51. K. M. Galvin, M. J. Donovan, C. A. Lynch et al., “A role for Smad6 in development and homeostasis of the cardiovascular system,” Nature Genetics, vol. 24, no. 2, pp. 171–174, 2000. View at: Publisher Site | Google Scholar
  52. M. Choi, R. W. Stottmann, Y.-P. Yang, E. N. Meyers, and J. Klingensmith, “The bone morphogenetic protein antagonist noggin regulates mammalian cardiac morphogenesis,” Circulation Research, vol. 100, no. 2, pp. 220–228, 2007. View at: Publisher Site | Google Scholar
  53. A. V. Villar, R. Garciab, M. Llano et al., “BAMBI (BMP and activin membrane-bound inhibitor) protects the murine heart from pressure-overload biomechanical stress by restraining TGF-beta signaling,” Biochim Biophys Acta, vol. 1832, no. 2, pp. 323–335, 2013. View at: Google Scholar
  54. S. Rosenkranz, M. Flesch, K. Amann et al., “Alterations of β-adrenergic signaling and cardiac hypertrophy in transgenic mice overexpressing TGF-β1,” American Journal of Physiology—Heart and Circulatory Physiology, vol. 283, no. 3, pp. H1253–H1262, 2002. View at: Google Scholar
  55. J. A. Hill and E. N. Olson, “Cardiac plasticity,” The New England Journal of Medicine, vol. 358, no. 13, pp. 1370–1380, 2008. View at: Google Scholar
  56. T. Oka, J. Xu, and J. D. Molkentin, “Re-employment of developmental transcription factors in adult heart disease,” Seminars in Cell and Developmental Biology, vol. 18, no. 1, pp. 117–131, 2007. View at: Publisher Site | Google Scholar
  57. M. Rajabi, C. Kassiotis, P. Razeghi, and H. Taegtmeyer, “Return to the fetal gene program protects the stressed heart: a strong hypothesis,” Heart Failure Reviews, vol. 12, no. 3-4, pp. 331–343, 2007. View at: Publisher Site | Google Scholar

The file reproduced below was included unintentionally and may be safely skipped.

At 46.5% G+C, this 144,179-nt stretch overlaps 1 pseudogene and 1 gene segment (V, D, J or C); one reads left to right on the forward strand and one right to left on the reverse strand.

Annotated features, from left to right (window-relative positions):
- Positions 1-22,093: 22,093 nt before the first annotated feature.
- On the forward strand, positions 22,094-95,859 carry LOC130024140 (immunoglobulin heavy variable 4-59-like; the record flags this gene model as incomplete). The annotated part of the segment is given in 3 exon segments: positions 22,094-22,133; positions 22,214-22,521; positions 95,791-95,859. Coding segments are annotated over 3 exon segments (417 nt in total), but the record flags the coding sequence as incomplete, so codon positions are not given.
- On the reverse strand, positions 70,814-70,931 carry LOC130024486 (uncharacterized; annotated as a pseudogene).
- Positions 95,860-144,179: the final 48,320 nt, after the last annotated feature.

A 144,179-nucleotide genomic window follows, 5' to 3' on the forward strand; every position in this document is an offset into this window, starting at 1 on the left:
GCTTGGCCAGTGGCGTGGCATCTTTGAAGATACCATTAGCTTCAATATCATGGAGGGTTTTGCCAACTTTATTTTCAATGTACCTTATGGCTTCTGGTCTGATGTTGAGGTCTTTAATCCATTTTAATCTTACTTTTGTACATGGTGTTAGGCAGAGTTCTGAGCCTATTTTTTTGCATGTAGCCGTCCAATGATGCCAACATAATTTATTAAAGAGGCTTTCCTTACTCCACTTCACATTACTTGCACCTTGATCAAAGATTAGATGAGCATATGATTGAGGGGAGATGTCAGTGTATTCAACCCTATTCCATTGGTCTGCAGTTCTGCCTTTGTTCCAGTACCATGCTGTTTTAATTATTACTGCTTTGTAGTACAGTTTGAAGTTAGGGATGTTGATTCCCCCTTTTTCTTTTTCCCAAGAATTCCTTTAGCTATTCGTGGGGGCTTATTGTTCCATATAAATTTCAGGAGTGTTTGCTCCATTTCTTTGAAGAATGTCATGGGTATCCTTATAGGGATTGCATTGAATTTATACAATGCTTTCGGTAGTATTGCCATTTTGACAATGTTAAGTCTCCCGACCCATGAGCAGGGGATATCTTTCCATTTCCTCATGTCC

58. C. Collesi, L. Zentilin, G. Sinagra, and M. Giacca, “Notch1 signaling stimulates proliferation of immature cardiomyocytes,” Journal of Cell Biology, vol. 183, no. 1, pp. 117–128, 2008. View at: Publisher Site | Google Scholar
  59. V. M. Campa, R. Gutiérrez-Lanza, F. Cerignoli et al., “Notch activates cell cycle reentry and progression in quiescent cardiomyocytes,” Journal of Cell Biology, vol. 183, no. 1, pp. 129–141, 2008. View at: Publisher Site | Google Scholar
  60. E. Oie, W. J. Sandberg, M. S. Ahmed et al., “Activation of Notch signaling in cardiomyocytes during post-infarction remodeling,” Scandinavian Cardiovascular Journal, vol. 44, no. 6, pp. 359–366, 2010. View at: Google Scholar
  61. Y. Li, Y. Hiroi, and J. K. Liao, “Notch signaling as an important mediator of cardiac repair and regeneration after myocardial infarction,” Trends in Cardiovascular Medicine, vol. 20, no. 7, pp. 228–231, 2010. View at: Publisher Site | Google Scholar
  62. P. C. H. Hsieh, V. F. M. Segers, M. E. Davis et al., “Evidence from a genetic fate-mapping study that stem cells refresh adult mammalian cardiomyocytes after injury,” Nature Medicine, vol. 13, no. 8, pp. 970–974, 2007. View at: Publisher Site | Google Scholar
  63. M. Scheinowitz, D. Abramov, and M. Eldar, “The role of insulin-like and basic fibroblast growth factors on ischemic and infarcted myocardium: a mini review,” International Journal of Cardiology, vol. 59, no. 1, pp. 1–5, 1997. View at: Publisher Site | Google Scholar
  64. O. Aisagbonhi, M. Rai, S. Ryzhov, N. Atria, I. Feoktistov, and A. K. Hatzopoulos, “Experimental myocardial infarction triggers canonical Wnt signaling and endothelial-to-mesenchymal transition,” DMM Disease Models and Mechanisms, vol. 4, no. 4, pp. 469–483, 2011. View at: Publisher Site | Google Scholar